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The importance of the carefully drafted RFP

Planning and careful consideration for the goods and services that are required for Ontario hospitals and other health institutions help ensure a smooth procurement process so the request for proposal (RFP) results in the best possible purchase, says Toronto health lawyer Michael Gleeson.

“It’s important to think about the RFP and the particular purchase for a health organization before jumping into a template and drafting it,” he tells AdvocateDaily.com.

“It’s key to understand what you are purchasing — what the good or service is — and to have some idea of the market for potential suppliers to have a sense of what the response may be to the RFP. You may consider whether you need to adjust the procurement process, including the steps and evaluation, to fit the particular needs of the purchase you are making.” 

Request for proposals are typically handled by the administrative staff within procurement departments of health organizations or shared services organizations, which do the purchasing for a number of associated health organizations, explains Gleeson, a partner with DDO Health Law.

He says many health organizations have template RFPs that outline a basic and usual procurement process.

“And that process is fine 90 per cent of the time but there are situations where you are doing a more complex procurement where you may want to think about other processes,” Gleeson says. 

Determining the mandatory criteria for an RFP is a key part of the process, he says. 

“These are the items that a vendor’s response has to address,” he says. “It may be characteristics of a particular product or the ability to provide services in a certain way. If a vendor’s response doesn’t meet those criteria they have to be disqualified.”

It’s not uncommon for health organizations to ask for too many mandatory criteria in the RFP, Gleeson says.

“In doing so, one can limit the number of vendors that reply because not everyone can tick off those boxes,” he says. “Also, you may get a vendor that is able to satisfy all of the mandatory criteria but doesn’t fill out the response properly and then you are forced to disqualify vendors that you are interested in.

“Disqualifications sometimes occur either because of an administrative error or a typo in a response. And the more we can minimize the chances of that happening, the better. Otherwise, you could end up with a five-year contract for an essential part of your hospital with a vendor that you know is not the best in the market because you had to disqualify the top one.”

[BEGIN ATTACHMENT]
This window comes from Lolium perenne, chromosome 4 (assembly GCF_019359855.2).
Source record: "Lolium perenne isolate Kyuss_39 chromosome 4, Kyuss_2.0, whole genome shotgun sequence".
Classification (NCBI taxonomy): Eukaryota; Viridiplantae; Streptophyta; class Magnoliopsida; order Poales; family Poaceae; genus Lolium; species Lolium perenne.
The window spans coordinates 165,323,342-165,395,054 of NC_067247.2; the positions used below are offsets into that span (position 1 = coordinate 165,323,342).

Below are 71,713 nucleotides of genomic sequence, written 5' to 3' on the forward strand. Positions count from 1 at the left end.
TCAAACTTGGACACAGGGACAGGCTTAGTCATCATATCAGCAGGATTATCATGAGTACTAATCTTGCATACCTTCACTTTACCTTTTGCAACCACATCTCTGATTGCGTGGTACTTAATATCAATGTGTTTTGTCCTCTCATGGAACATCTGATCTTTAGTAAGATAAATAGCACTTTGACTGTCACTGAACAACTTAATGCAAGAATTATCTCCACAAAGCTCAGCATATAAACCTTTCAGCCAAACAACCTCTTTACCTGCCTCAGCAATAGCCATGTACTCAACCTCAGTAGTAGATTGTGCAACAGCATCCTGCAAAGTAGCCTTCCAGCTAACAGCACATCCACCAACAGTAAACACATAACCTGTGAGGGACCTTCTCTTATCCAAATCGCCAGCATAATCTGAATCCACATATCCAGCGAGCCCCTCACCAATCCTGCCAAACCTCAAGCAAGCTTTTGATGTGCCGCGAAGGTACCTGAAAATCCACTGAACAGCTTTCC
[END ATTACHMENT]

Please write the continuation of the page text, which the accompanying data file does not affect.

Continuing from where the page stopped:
To avoid that, it’s helpful for health organizations to give thought to determining what criteria is mandatory and preferred, Gleeson notes.

And once a vendor responds to the request for proposals, the purchaser has an obligation to carry out the process as was stated in the RFP document, he says.

“There is a duty of fairness and a duty of transparency,” he says. “There are some contractual obligations, including confidentiality. If a vendor replies to an RFP it implies they are making a conscious effort to be bound by the terms that are set out in it.”

While the RFP may go out for the immediate needs of one particular hospital, others may have the opportunity to “piggyback” onto the contract once it is signed, but purchasers have to be transparent about that and include the information in the request for proposals, Gleeson says. 

“We see that with the shared service organizations when they put out an RFP for one hospital but may also indicate in it that the successful vendor may receive work from other hospitals as well to avoid having to go out and issue the same RFP for another hospital,” he says. 

“Piggybacking is permitted under procurement law but the entity that distributes the RFP needs to be transparent about all of the other hospitals that may participate. At a minimum, you need to list those hospitals and, in an ideal world, you would also describe what their need is for the service or product for the term of the RFP.”

That allows potential vendors to understand the benefits of getting the work and enable them to adjust their pricing accordingly, Gleeson adds.

If the ability to piggyback is not referenced in the RFP, the applicable law indicates that it should not be permitted, he says. 

It’s important to draft an RFP that addresses the whole situation, Gleeson adds.

Language that will allow the purchaser to get out of the RFP if need be should also be added, he says.

“It would be a cancellation right for convenience to avoid being compelled to go through the process and issue a contract with a vendor that you don’t want to work with for legitimate reasons,” Gleeson says.

“You also want to include language that will allow for the right to disqualify vendors for past bad performance. Without strong language in the RFP to allow for that, by law they should either cancel the process or go through it with that vendor as a possible winner.”

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